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Scientific VIEW

Alzheimer's Link to Aluminum Explored

August 27, 1986|BETTYANN KEVLES

In some parts of the world it may be safer to drink the water than the tea. It's not the caffeine or the tannic acid that's troubling professors A.-M. Coriat and R. D. Gillard at University College, in Cardiff, Wales; it's aluminum! In a letter to Nature they warn that tea grown where potassium alum is used as fertilizer tolerates vast quantities of aluminum in its leaves. Anyone drinking more than a liter of such tea a day (not uncommon in Britain) is endangered.

But endangered by what? Closer to home health food stores are hawking aluminum-free deodorants, antacids and baking powders, suggesting that aluminum is somehow responsible for the degenerative, and thus far uncurable dementia of mostly older people known as Alzheimer's disease. There is some indication that the brain tissue of Alzheimer's victims contains excessive aluminum deposits.

An unscientific survey of my friends and neighbors revealed that many of them had already emptied their kitchens of aluminum cookware, their cupboards of aluminum-enriched products. But they have only scratched the surface if they are going to achieve an aluminum-free environment, because aluminum comprises 8% of the earth's crust in the form of aluminum silicate. Moreover, as alum, it purifies most urban water supplies and, as an ingredient in asphalt, fills the air with dust.

The case against aluminum is largely circumstantial, beginning with the identification of the condition in 1906 by Alois Alzheimer, just as aluminum had come into industrial use. This does not mean that the disease did not exist until it was named. We have no way of knowing the incidence of Alzheimer's in earlier populations. We can surmise, however, that it must have been less frequent than it is today because, until recently, few people lived to be 70, the average age of onset. Nor can we know if there has been any increase in the amount of aluminum in the human body in the past century because we do not have access to preserved brain tissue from earlier generations.

We do not really know if an aluminum-free environment would be healthier. Aluminum is present in the brain tissue of most Americans today. In small amounts it seems harmless. Aluminum may substitute for other trace metals as part of the structure of certain enzymes but it is not required for good health like zinc or iron.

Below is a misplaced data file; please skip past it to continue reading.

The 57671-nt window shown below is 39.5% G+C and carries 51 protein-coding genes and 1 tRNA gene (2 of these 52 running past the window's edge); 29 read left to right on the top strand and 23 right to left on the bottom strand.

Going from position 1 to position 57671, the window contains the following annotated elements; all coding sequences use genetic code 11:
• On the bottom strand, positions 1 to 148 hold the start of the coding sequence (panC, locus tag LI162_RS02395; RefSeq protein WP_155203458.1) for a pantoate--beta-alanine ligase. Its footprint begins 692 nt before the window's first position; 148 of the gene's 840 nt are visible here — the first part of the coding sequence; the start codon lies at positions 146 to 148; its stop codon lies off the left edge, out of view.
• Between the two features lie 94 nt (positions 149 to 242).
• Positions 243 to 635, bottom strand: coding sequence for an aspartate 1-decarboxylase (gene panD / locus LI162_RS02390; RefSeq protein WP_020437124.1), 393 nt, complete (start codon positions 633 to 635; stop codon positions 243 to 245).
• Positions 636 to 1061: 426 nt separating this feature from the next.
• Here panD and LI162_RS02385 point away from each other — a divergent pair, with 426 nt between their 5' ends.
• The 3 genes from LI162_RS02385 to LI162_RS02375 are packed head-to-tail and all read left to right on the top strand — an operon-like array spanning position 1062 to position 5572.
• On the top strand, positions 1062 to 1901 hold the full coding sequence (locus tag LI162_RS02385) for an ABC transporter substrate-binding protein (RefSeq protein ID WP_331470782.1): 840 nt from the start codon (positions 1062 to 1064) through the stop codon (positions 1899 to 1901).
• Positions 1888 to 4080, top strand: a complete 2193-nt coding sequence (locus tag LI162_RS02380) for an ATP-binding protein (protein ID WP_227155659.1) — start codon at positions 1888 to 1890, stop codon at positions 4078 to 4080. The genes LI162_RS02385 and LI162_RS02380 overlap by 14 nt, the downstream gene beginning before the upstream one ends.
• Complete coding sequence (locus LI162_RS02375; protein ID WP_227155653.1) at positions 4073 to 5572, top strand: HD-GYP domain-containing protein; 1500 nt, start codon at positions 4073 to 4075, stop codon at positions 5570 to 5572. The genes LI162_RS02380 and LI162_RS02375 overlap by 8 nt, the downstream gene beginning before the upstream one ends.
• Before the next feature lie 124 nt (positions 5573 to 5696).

If not necessary, the question remains: is too much toxic? The answer appears to be yes. But how much, and toxic to whom and in what form is unknown. The scientific evidence is episodic and sometimes contradictory. About 80% of individuals who have been diagnosed as having Alzheimer's disease are found, on autopsy, to actually have had the disease. Microscopic examination of their brain tissue reveals deteriorated cells with deposits of plaque and tangled neurons, often containing deposits of aluminum.

But not always. A study of the tissue of Alzheimer's victims in Kentucky, where until recently alum was not used to purify the water supply, found no aluminum buildup. Yet there are as many victims of Alzheimer's in Kentucky as elsewhere, an absence of aluminum notwithstanding. Likewise, aluminum has been found in the brain tissue of non-Kentuckians who died with their faculties intact.

There is, however, a direct connection between aluminum and another kind of dementia, dialysis encephalopathy. In a single episode in Florida a group of patients on kidney dialysis began showing signs of dementia. Investigators discovered that the water used in the procedure was excessively high in aluminum. Heavy concentrates of the metal were going directly to a vital organ, the kidneys, and then right to the brain. Unlike experience with Alzheimer's patients, however, when the dialysis was stopped, the dementia was reversed and the patients returned to normal. There have been occasional instances of halting the progress of Alzheimer's disease, but there is no record of improvement.

What does this all prove? Some dementia is coincidental with the presence of aluminum in the brain. But there is no causal connection. Biochemists working in the Southern California Alzheimer's Consortium agree that the aluminum deposits may be a secondary effect, may reflect a genetic inability to metabolize aluminum which, together with other genetic factors, facilitates the onset of Alzheimer's (there is a hereditary pattern to the illness). At the same time they say that the aluminum deposits may antedate the condition and be totally unrelated to it, or may in some as yet undetermined way signal the onset of the disease.

Alzheimer researchers Carl Cotman at UC Irvine and Caleb Finch at USC have not changed their buying habits and suggest that it is premature and even idiosyncratic to give in to hysteria by avoiding ingesting aluminum. But Eugene Roberts at the City of Hope disagrees. He has changed his deodorant and antacid to aluminum-free products.

Roberts argues that this is easy enough to do. While his colleagues say avoidance of such products can't do much good, he responds it can't do any harm. Meanwhile, research in laboratories such as the City of Hope is closing in on the connection between the metal and the disease. Within the next decade we should know if aluminum triggers dementia, or if it is simply a red herring in the mystery of Alzheimer's and other diseases of the brain.

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